Florida budget to continue to thrive, economists project, but inflation casts pall on growth

Imprint of the U.S. Capitol building on a dollar bill banknote
What happens with inflation in the coming months will determine whether Florida's rosy financial outlook turns sour.

Inflation, at 40-year highs for most of 2022, has shot up the cost of food, gas and other common household items. But it has also mushroomed state revenues, leading to the state’s $20 billion surplus.

Revenues overshot expectations by $3.9 billion last year and that trend is expected to continue, according to a long-term fiscal outlook presented by state economists to lawmakers Friday.

The projections show the fiscal stimulus related to COVID-19 helped keep Floridians and tourists spending, and inflation meant the cost of those goods pushed state revenues, heavily reliant on sales taxes, over the estimates.

Overall, economists estimate the state will have $54.2 billion in revenues in the 2023-24 fiscal year, a $7.6 billion increase on their projections last year. Inflation is also affecting the state’s expenses by increasing its costs, but Florida’s projected spending only grew by $2.2 billion for next year, giving the state an additional $5.3 billion in estimated surplus.

Those estimates, however, come with a high level of uncertainty. That’s according to Amy Baker, top economist with the Office of Economic and Demographic Research.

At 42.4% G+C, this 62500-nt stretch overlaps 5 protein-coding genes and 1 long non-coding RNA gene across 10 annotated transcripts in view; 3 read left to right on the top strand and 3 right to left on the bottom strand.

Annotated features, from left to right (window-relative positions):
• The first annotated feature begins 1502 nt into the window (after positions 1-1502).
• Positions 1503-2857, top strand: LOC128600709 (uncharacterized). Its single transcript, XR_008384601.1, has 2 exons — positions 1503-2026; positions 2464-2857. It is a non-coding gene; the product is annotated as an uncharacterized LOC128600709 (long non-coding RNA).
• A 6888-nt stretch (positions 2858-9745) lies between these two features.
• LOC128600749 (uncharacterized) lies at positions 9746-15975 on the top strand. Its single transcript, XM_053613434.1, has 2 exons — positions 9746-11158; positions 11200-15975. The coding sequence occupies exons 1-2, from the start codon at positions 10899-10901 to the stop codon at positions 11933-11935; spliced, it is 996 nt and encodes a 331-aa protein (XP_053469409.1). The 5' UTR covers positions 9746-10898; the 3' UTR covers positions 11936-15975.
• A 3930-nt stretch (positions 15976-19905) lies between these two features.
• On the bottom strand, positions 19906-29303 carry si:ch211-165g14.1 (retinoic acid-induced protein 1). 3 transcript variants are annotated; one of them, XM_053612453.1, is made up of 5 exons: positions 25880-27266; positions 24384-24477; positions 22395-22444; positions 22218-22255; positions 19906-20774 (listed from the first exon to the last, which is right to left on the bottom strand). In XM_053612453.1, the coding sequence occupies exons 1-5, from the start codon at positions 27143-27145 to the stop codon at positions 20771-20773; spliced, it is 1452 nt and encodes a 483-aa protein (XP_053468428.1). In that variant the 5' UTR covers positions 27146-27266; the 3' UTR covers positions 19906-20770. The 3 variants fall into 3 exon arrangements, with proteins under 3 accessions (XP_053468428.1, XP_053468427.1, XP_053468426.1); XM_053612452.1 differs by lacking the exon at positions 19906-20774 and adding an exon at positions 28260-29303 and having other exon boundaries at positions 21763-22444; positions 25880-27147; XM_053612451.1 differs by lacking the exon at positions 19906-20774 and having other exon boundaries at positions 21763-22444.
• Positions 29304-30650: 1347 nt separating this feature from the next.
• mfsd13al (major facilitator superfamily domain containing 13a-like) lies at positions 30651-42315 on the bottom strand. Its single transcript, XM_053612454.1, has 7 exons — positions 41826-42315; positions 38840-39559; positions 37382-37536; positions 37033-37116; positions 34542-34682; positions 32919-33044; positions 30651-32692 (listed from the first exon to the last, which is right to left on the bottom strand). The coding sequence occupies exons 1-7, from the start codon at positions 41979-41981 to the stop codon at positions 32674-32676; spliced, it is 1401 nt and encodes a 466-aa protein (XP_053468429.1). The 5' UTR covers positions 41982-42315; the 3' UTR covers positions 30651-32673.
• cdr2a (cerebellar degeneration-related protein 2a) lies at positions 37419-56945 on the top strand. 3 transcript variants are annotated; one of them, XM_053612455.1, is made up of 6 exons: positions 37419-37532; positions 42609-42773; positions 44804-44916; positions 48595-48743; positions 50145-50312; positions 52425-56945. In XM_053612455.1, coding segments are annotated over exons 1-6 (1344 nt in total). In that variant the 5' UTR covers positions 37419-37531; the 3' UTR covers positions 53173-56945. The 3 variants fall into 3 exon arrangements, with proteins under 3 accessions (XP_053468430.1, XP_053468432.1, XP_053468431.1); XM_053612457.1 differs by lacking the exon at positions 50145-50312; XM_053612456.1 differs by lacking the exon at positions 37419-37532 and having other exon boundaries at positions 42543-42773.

Baker made the comments while speaking to the Joint Legislative Budget Commission. If inflation remains at 40-year highs, as the 8.5% level in July was, then Florida residents could cut back, pinching state coffers.

“We’re assuming a soft landing but there are a growing number of economists … that are saying it’s not going to be a soft landing, the (Federal Reserve) is going to have to take much more stronger action than was originally envisioned,” Baker said.

One key is the action of the Federal Reserve, which has already hiked interest rates this year to 2.25-2.5% and is likely to raise them further later this year to combat inflation. Such a move could be necessary to curtail inflation but would also increase the cost of borrowing, harming the overall economy.

Gray Rohrer


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